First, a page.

Resolve to Lean into Your Values

December 29, 2023Laurel Fisher

It is time again for New Year’s resolutions - that annual promise that THIS year will be YOUR year. “Out with the old and in with the new! This year I will get organized/learn a new skill/exercise more/travel more.” You get the idea.

While motivation is high in January, many of these resolutions tend to fall by the wayside within months. Last year, Time Magazine reported that, “by some estimates, as many as 80% of people fail to keep their New Year's resolutions by February. Only 8% of people stick with them the entire year.” These are not great odds, and yet, every year we resolve to do better, or be more, or stop doing something.

I think it is time for a reset. Let’s forget about resolutions. Let’s find a better, more Jewish way to approach this time of year. Rather than creating personal (physical) goals, why not chose one or two core (spiritual) values to live by? Let’s take the time to get clear about our values and the behaviors that support them and by focusing on these values, you can look both inward AND outward.

The act of identifying your values has many positive rewards. In her book, The Upside of Stress, Stanford professor Kelly McGonigal writes, “It turns out that writing about your values is one of the most effective psychological interventions ever studied. In the short term, writing about personal values makes people feel more powerful, in control, proud, and strong. It also makes them feel more loving, connected, and empathetic toward others. It increases pain tolerance, enhances self-control, and reduces unhelpful rumination after a stressful experience.”

Now THAT is a reason to be motivated!

Our first step will be to choose our values. What values drive you when life is hard, and you need a life raft? Think about words that describe your most important ideals and principles. You need to be thoughtful and decisive and limit yourself to just two. What values do you personally live by? What does each value look like? How do you make your values visible to others?


  • Values are simple words that describe what you deeply believe.
  • Values explain what you live by or what you want to live by.
  • Values describe who you are and are guides for your big decisions.
  • Values are stronger than thoughts or opinions. They stir the heart.
  • Values are ideals of you at your best.
  • Values are the inner-based principles that will fuel the direction of your life.
  • Values guide how you deal with others.


I also recommend putting the Hebrew words to your value to ground it in your Judaism. Consider:

  • Chesed - Kindness
  • Kavod - Respect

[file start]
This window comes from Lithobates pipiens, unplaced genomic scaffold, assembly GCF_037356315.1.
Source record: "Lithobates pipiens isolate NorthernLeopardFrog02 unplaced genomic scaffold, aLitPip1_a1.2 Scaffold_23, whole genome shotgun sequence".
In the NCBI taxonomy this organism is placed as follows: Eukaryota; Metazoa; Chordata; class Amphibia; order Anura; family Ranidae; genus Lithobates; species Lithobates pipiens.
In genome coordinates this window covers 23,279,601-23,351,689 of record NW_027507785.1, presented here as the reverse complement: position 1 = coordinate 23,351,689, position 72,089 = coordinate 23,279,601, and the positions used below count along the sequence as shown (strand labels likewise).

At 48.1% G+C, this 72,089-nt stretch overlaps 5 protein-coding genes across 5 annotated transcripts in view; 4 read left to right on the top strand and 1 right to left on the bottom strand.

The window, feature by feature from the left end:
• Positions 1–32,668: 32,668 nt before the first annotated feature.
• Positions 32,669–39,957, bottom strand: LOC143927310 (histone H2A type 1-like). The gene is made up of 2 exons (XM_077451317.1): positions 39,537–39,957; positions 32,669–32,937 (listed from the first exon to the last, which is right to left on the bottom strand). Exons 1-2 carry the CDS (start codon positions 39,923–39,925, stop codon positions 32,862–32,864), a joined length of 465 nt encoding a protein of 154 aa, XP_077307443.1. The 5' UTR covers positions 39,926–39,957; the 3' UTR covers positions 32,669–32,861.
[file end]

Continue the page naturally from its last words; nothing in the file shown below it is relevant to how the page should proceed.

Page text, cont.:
• B’tzelem Elohim – We are all created in the image of G-d
  • Savlanut – Patience
  • Emet – Truth
  • Rachamim – Compassion
  • Hakhnasat Orchim – Welcoming Guests
  • Shem Tov – a Good Name
  • Shalom – Peace
  • Sayver Panim Yafot – Greeting everyone with a pleasant face
  • Anavah – Humility
  • Kehillah – Community
  • Tikkun Olam – Repairing the World

Judaism looks at the big picture and requires action. Once you have your two values, it is time to get to work. As Brené Brown writes, “You have to take your values and walk them out. Leaning into our values means that we do more than profess our values, we practice them.”

Cheers to new beginnings. We’d love to hear what values you choose and how living those values has made a change in your life.




Please check out these additional resources for value lists:

  • The Rosenfeld Community of Practice from the University of Miami offers digital resources for Jewish Educators and offers this list.
  • While not specifically Jewish, Brené Brown includes an extensive list of values in her book, "Dare to Lead."

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Why WRJ was so Instrumental for My Jewish Self

In my local Sisterhood, one of my volunteer roles was that of Spirituality Chair. This meant that once a year, on Sisterhood Sabbath, the liturgy, bimah participants, and musical offerings were created by Sisterhood with the guidance of our clergy. There was cutting and pasting of the Sabbath prayers to create the evening’s booklet and original, heartfelt prayers authored just for this occasion by our members. We sang as a Sisterhood choir, and many of us participated in both the traditional liturgy and special readings highlighting the chesed, the acts of kindness that Sisterhood put forth during the cycle of our year. Of all the roles I ever encountered as a Sisterhood volunteer, this one was carving out my future as a spiritual leader.